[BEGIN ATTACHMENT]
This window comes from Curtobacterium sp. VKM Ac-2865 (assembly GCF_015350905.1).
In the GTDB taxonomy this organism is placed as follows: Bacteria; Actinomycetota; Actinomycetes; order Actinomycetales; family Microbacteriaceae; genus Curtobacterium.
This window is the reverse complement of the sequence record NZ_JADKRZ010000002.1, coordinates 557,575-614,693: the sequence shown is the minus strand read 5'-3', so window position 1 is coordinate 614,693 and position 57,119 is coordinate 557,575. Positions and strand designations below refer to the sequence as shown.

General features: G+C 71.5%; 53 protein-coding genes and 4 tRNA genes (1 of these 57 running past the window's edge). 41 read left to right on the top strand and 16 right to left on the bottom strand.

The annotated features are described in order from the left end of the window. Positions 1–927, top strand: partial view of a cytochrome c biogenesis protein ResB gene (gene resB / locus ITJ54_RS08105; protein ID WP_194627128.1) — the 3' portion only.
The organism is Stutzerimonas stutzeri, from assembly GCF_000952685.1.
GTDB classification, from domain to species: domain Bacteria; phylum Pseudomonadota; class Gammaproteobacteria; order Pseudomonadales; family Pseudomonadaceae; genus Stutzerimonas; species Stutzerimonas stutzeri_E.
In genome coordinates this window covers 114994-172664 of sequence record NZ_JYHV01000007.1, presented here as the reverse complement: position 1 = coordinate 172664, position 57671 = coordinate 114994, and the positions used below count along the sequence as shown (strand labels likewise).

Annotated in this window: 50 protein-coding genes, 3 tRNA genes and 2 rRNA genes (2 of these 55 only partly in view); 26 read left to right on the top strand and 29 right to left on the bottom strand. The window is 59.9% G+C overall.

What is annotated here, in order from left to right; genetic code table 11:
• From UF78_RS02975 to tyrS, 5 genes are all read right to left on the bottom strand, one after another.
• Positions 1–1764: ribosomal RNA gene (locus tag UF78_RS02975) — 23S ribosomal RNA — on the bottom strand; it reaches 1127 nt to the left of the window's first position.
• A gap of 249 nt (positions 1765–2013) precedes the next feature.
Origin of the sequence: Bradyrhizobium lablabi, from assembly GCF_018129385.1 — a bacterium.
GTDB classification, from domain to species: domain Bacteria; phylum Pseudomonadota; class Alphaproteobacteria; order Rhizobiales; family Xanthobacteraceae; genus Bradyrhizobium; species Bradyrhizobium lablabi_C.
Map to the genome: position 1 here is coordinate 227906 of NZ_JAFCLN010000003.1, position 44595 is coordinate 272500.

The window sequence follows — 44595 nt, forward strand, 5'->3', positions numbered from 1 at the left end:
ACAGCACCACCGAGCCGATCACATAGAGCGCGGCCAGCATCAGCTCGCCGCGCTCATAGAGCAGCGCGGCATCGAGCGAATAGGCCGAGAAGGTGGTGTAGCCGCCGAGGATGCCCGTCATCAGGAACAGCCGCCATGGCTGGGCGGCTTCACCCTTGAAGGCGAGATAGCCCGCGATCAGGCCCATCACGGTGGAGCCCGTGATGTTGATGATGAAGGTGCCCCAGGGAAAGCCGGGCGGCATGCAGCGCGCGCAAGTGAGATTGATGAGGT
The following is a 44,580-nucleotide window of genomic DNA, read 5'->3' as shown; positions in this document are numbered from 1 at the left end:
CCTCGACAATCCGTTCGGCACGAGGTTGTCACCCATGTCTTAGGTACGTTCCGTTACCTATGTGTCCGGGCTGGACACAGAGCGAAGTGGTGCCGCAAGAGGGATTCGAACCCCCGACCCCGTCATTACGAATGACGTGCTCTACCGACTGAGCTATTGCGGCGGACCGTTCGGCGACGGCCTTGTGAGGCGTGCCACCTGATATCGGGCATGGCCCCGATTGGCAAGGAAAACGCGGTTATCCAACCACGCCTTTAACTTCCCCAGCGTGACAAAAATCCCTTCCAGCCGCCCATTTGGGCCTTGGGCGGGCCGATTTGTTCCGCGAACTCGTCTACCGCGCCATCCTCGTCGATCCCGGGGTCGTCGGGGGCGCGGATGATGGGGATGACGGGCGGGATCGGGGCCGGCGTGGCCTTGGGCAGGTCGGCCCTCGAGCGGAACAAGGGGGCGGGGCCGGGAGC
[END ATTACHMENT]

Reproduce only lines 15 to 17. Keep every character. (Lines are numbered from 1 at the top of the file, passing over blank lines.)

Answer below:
GTDB classification, from domain to species: domain Bacteria; phylum Pseudomonadota; class Alphaproteobacteria; order Rhizobiales; family Xanthobacteraceae; genus Bradyrhizobium; species Bradyrhizobium lablabi_C.
Map to the genome: position 1 here is coordinate 227906 of NZ_JAFCLN010000003.1, position 44595 is coordinate 272500.

The window sequence follows — 44595 nt, forward strand, 5'->3', positions numbered from 1 at the left end: